# Can someone please verify or disprove this Sharpe Ratio math logic for me

I want to start by stating a problem that I wanted to figure out initially so that this all ties in somehow. I initially wanted to figure out if individual securities in an efficient portfolio all had the same Sharpe Ratio as the portfolio itself which I soon easily figured out was not the case as $$Sharpe = \frac{E[R_{P}] - r_{f}}{SD(R_{P})}= \frac{x_{1}E[R_{1}]+x_{2}E[R_{2}]+...+x_{n}E[R_{n}]-r_{f}}{\sqrt{x_{1}Cov(R_{1},R_{M})+x_{2}Cov(R_{2},R_{M}),+...+x_{n}Cov(R_{n},R_{M})}}$$ which indicates that the Sharpe Ratio of the portfolio is a combination of the expected returns and covariance of all individual securities. Next I stumbled upon a statement which said that in an efficient portfolio the following holds true $$\frac{E[R_1] - r_f}{Cov(R_{1},R_{M})} = \frac{E[R_2] - r_f}{Cov(R_{2},R_{M})} = ... = \frac{E[R_M] - r_f}{Var(R_{M})}$$ This makes sense to me and after playing with the equation I got $$\frac{E[R_1] - r_f}{SD(R_1)Corr(R_1,R_M)}=\frac{E[R_2] - r_f}{SD(R_2)Corr(R_2,R_M)}=...=\frac{E[R_{eff}] - r_f}{SD(R_{eff})}$$ Where we assume the market portfolio is efficient.

So my question is: In the last equation is that the ratio which all securities in an efficient portfolio must have equal and is it true that the Sharpe ratio of individual securities in an efficient portfolio need not be the same? Or am I just confusing an efficient portfolio with the market portfolio which is simply a type of efficient portfolio?

• The equation you have written down for the volatility of your portfolio looks wrong to me. The volatility of a portfolio in CAPM is given by $\sigma_{R_{P}} = \sqrt{\sum_{i}^{n}\sum_{j}^{n}w_{i}w_{j}cov\left ( i,j \right )}$ .If you only know the covariances of the assets to the market you can only set limits on the value of the portfolio's volatility. you have to know the intra-asset covariance matrix for the portfolio to calculate its volatility. – RobAbMo Dec 22 '17 at 10:38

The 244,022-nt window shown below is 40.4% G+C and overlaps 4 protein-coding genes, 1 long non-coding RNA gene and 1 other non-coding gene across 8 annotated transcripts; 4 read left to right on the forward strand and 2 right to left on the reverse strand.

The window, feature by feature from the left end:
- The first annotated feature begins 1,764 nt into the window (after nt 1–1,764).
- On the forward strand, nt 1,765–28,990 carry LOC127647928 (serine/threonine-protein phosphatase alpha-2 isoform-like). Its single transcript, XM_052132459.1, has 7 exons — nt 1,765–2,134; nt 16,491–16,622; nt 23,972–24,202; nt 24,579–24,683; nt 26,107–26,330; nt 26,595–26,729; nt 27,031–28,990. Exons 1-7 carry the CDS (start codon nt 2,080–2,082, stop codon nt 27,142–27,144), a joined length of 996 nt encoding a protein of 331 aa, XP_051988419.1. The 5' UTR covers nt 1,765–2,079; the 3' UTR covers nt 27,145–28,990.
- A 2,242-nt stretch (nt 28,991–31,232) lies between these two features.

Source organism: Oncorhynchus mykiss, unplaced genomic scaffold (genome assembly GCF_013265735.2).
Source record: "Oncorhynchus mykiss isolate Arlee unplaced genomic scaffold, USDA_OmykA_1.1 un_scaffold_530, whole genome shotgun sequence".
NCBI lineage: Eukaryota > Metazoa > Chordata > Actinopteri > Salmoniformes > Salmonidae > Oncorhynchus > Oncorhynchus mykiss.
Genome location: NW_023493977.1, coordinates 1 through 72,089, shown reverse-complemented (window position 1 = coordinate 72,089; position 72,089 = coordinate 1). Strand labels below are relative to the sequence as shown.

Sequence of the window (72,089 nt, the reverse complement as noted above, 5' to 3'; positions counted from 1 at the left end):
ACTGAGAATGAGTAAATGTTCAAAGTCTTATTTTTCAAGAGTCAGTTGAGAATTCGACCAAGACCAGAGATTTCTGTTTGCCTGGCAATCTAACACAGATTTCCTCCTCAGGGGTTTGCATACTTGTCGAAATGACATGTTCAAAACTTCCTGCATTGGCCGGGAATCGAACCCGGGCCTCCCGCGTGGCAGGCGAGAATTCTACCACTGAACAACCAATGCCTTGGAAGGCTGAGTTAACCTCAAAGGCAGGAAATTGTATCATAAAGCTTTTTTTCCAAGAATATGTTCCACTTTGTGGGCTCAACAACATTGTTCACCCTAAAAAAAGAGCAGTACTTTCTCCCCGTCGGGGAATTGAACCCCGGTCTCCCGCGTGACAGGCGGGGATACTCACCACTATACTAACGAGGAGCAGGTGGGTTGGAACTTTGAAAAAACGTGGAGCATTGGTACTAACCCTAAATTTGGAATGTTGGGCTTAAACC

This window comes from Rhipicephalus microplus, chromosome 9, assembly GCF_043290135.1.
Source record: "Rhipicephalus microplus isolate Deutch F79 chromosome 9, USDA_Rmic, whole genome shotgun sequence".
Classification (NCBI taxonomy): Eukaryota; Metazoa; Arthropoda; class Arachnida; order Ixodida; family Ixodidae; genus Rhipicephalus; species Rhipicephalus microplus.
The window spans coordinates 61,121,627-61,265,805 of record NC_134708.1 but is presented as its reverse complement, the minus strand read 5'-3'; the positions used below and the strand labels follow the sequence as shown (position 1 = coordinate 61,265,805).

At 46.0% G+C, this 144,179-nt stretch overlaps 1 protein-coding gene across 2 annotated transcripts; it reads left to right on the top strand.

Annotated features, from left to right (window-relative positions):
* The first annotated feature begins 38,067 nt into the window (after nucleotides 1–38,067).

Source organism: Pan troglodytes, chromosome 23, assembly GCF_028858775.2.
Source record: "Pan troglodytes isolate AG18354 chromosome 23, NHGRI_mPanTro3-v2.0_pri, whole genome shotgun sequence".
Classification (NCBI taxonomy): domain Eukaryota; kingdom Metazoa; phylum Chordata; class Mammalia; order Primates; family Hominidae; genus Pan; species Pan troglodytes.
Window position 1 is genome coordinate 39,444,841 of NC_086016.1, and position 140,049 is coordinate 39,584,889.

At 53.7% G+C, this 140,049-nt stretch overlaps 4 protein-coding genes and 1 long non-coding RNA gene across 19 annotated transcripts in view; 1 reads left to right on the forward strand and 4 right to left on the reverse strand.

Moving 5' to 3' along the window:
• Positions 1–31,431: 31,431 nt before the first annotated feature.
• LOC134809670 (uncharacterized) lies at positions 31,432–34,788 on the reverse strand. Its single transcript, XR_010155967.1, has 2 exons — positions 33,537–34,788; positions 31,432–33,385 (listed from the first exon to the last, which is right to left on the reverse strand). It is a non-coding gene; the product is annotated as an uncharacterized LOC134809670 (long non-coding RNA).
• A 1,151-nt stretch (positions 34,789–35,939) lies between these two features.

• There is nothing wrong with computing a Sharpe Ratio for individual securities (it is not illegal or impossible or in bad taste) but it is not often done and the Sharpe Ratio is a concept that is generally applied to Portfolios (i.e. it looks at what an investor holds (a portfolio of N securities), after internal portfolio diversification has taken place. For stocks,, which have risk that could be diversified away, it is misapplied). – noob2 Dec 22 '17 at 18:00
• The desirability of a portfolio is measured by Sharpe Ratio, the desirability of an individual security is measured by Excess Return divided by Undiversifiable RIsk, which in the CAPM is $\frac{E[R_i]-r_f}{Cov(R_i,R_M)}$ – noob2 Dec 22 '17 at 18:26
• @RobAbMo isn't $R_m = \sum_jx_jR_j$ so by using properties of covariance we just arrive at my equation? In reverse $\sum_ix_iCov(R_i,R_m) =\sum_ix_iCov(R_i,\sum_jx_jR_j) = \sum_i\sum_jx_ix_jCov(R_i,R_j)$ – Dmitriy Dec 22 '17 at 20:10
• I think that you are mistaken $R_m$ with $R_p$ in your equation. – Andrew Dec 23 '17 at 16:21

First of all RobAbMo is correct. If $X \in \mathbb{R}^{n * n}$ is the VCV-Matrix of the returns, and $w=(w_1,...,w_n) \in \mathbb{R}^n$ the vector of the portfolio-weights, then the Standarddeviation is given by $SD(R_P)=\sqrt{w^\top X w}$.